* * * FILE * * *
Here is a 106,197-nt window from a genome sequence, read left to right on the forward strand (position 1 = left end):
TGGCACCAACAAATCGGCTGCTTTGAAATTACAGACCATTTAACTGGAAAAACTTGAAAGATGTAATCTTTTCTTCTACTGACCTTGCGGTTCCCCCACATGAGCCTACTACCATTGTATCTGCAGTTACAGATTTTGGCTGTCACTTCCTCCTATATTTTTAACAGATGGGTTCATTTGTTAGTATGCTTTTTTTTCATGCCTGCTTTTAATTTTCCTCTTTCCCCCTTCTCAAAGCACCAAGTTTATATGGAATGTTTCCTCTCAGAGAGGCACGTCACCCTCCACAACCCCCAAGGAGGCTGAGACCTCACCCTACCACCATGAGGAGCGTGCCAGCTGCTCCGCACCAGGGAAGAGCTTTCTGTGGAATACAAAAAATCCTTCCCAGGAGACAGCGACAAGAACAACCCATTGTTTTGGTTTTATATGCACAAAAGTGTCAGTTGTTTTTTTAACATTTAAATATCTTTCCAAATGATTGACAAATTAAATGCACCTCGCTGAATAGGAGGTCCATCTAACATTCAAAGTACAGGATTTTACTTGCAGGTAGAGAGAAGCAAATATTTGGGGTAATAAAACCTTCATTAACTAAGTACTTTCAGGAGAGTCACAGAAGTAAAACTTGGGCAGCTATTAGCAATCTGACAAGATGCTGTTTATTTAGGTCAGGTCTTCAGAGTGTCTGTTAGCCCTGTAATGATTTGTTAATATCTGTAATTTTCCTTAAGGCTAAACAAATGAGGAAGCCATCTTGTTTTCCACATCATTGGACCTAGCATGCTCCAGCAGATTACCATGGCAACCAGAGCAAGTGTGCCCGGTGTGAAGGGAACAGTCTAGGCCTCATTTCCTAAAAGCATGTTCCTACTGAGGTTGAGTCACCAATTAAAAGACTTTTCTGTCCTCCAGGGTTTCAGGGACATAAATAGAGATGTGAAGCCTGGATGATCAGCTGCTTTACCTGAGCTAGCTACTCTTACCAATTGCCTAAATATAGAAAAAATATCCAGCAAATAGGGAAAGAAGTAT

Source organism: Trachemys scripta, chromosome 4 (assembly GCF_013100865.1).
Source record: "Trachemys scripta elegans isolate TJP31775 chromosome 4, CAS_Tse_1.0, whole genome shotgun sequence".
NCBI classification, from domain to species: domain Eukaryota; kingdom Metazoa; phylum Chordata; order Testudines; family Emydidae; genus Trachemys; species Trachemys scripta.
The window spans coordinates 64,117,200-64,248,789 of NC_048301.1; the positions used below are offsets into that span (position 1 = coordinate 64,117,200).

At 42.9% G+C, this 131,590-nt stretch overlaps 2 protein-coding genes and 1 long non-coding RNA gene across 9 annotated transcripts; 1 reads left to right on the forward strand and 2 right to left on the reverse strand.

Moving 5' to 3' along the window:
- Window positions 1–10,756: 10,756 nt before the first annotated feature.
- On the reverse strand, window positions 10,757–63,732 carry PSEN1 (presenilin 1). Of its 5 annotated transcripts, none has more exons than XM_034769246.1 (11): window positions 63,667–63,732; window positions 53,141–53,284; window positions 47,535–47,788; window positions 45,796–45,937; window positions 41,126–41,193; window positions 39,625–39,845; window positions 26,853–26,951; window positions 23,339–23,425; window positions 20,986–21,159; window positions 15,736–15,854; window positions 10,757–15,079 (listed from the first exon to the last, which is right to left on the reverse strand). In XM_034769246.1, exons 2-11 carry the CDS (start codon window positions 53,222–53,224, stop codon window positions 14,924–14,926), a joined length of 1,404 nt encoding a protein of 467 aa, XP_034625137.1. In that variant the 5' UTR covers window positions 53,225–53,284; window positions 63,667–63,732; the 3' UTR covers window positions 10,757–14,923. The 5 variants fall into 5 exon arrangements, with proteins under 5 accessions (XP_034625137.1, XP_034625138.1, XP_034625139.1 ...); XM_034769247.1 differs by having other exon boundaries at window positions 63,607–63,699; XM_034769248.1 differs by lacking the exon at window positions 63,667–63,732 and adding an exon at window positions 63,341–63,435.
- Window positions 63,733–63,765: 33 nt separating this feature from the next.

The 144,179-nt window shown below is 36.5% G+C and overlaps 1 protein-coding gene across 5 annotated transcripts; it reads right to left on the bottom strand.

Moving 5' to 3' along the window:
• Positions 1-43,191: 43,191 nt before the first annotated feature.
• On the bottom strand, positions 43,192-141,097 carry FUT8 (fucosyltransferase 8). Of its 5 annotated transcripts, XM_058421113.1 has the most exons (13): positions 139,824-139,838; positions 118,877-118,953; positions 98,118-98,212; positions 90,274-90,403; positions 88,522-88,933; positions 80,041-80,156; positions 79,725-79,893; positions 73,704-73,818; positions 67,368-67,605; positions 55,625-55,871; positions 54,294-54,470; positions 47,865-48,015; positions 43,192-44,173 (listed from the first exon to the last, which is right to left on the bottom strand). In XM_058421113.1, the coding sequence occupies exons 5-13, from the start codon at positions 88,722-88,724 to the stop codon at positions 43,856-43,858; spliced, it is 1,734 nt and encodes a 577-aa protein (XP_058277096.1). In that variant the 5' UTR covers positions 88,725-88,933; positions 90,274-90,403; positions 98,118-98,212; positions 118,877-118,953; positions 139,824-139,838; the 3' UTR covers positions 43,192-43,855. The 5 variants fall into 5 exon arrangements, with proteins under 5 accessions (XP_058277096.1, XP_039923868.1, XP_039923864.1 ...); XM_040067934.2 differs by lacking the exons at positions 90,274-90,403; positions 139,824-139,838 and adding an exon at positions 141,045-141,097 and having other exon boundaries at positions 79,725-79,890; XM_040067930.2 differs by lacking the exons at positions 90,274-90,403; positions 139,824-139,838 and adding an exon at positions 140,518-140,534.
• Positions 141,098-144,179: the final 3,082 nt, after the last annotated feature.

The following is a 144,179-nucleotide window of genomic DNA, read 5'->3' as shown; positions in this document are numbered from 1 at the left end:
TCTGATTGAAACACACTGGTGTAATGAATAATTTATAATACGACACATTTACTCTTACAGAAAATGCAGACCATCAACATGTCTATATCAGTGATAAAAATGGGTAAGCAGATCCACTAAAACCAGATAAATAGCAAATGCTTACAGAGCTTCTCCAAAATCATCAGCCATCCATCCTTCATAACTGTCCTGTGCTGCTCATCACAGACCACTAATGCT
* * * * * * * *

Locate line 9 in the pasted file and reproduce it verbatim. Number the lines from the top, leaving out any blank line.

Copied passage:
- Window positions 1–10,756: 10,756 nt before the first annotated feature.